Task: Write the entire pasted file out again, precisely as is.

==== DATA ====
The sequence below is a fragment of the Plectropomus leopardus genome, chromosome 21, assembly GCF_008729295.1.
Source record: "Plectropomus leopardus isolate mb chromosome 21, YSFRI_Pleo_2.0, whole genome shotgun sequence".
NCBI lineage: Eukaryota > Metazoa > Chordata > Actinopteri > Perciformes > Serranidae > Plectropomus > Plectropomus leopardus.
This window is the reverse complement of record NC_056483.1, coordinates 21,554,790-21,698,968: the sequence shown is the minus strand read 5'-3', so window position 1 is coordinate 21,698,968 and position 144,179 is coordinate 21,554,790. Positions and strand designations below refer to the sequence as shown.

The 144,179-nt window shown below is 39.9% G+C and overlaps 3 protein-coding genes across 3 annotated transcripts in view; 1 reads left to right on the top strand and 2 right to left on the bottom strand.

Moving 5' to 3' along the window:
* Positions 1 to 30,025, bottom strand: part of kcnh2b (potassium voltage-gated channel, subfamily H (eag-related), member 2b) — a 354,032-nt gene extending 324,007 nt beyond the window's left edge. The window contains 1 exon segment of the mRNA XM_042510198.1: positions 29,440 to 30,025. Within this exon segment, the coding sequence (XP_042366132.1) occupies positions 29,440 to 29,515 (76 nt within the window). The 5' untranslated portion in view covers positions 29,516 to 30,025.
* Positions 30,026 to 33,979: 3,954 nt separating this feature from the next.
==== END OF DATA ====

The sequence below is a fragment of the Plectropomus leopardus genome, chromosome 21, assembly GCF_008729295.1.
Source record: "Plectropomus leopardus isolate mb chromosome 21, YSFRI_Pleo_2.0, whole genome shotgun sequence".
NCBI lineage: Eukaryota > Metazoa > Chordata > Actinopteri > Perciformes > Serranidae > Plectropomus > Plectropomus leopardus.
This window is the reverse complement of record NC_056483.1, coordinates 21,554,790-21,698,968: the sequence shown is the minus strand read 5'-3', so window position 1 is coordinate 21,698,968 and position 144,179 is coordinate 21,554,790. Positions and strand designations below refer to the sequence as shown.

The 144,179-nt window shown below is 39.9% G+C and overlaps 3 protein-coding genes across 3 annotated transcripts in view; 1 reads left to right on the top strand and 2 right to left on the bottom strand.

Moving 5' to 3' along the window:
* Positions 1 to 30,025, bottom strand: part of kcnh2b (potassium voltage-gated channel, subfamily H (eag-related), member 2b) — a 354,032-nt gene extending 324,007 nt beyond the window's left edge. The window contains 1 exon segment of the mRNA XM_042510198.1: positions 29,440 to 30,025. Within this exon segment, the coding sequence (XP_042366132.1) occupies positions 29,440 to 29,515 (76 nt within the window). The 5' untranslated portion in view covers positions 29,516 to 30,025.
* Positions 30,026 to 33,979: 3,954 nt separating this feature from the next.